Zen philosophy

Zen philosophy: general information

Zen philosophy, applied to the creation of gardens, follows very specific rules. This type of gardens refers to what is called Zen culture. An environment where you can try your inner well-being thanks to the right arrangement of the natural elements. Generally speaking, through Zen philosophy, places are created that follow the seasons and change in relation to the universe. All natural environments are different from each other but in all there is a sense of calm and peace. The Zen garden par excellence is the Karesansui. It consists of two elements: sand (not the traditional one) and stones; it is very simple and easy to recreate; however, it is necessary to take into account the basic principles of Zen. Each element has a precise meaning, as well as the continuous lines drawn on the sand, the position and conformation of the rocks, the creation of fountains etc. .

Zen philosophy: elements and their meaning

The Zen philosophy associated with the creation of gardens is expressed through the use of natural elements capable of expressing the conditions of one’s inner state. It uses three main elements, such as: water, rocks and greenery. Water is a symbol of life, it can be introduced into your garden through ponds or fountains; according to the realization of the fountain a very precise sound is reproduced. Without this element one cannot do without and it must flow from east to west or remain stationary. Ponds and fountains represent economic fortune; if one exceeds the sources of water, this means weeping. The rocks must be arranged in such a way as to suggest that this has always been their position. Around them, and throughout the garden, lines can be created in the sand; if wavy they symbolize the presence of a lucky dragon. Green is used to ward off negative energy, such as trees or wooden fences. It is good to remember that it is not convenient to plant a tree with thorns as the latter carry negative energies.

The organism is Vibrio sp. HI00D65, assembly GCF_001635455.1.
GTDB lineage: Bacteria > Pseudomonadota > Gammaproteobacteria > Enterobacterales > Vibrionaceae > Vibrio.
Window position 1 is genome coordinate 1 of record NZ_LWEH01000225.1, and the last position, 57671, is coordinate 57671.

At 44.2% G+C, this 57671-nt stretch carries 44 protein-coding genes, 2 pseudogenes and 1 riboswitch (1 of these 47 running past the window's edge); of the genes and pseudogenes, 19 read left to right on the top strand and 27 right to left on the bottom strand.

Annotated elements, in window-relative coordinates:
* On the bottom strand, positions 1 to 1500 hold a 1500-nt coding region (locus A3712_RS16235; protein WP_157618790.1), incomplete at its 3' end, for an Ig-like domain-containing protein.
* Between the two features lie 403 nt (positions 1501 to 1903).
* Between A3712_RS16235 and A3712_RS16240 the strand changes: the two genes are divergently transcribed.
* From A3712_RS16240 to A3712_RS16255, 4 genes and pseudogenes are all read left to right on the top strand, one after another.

Zen philosophy: what it means to create a Zen garden

In the latter period there is a greater approach to what is called Zen philosophy, and through it the number of Zen gardens that are created every year increase. However, before proceeding with the creation of this type of gardens, it is necessary to have acquired the knowledge of the bases of this culture, the meaning of all the elements and how to combine them. The maintenance of a Zen garden is not complex, also because it is a very minimalist and essential structure, which creates a sort of connection with our innermost part. After having documented, you can proceed with the construction of this type of gardens. It is always useful to remember that the garden must approach the seasons,

Zen philosophy: types of Zen gardens

Having acquired the typically oriental Zen philosophy, it is convenient to be made aware of the presence of more Zen gardens. All with different aesthetic characteristics but with the same basic principles of typically oriental culture. Among the main types of gardens are: dry, Japanese, tea ceremony and modern meditation ones. In the West, the external space of one’s home does not have a real meaning on the contrary, it serves only and exclusively to embellish the external area. In the East, it takes on a much deeper meaning and use than is commonly thought. The dry Zen garden (Karesansui) is mainly composed of sand and rocks. The Japanese garden is mainly made up of mosses, fountains, bridges and trees that bloom exclusively in spring. The tea ceremony garden is composed of a stone paved path, surrounded by evergreen trees and mosses, and a humble cottage that is very rustic and minimal. Finally, the meditation garden must be strictly composed of white marble sand, the rocks must be odd and well rounded.

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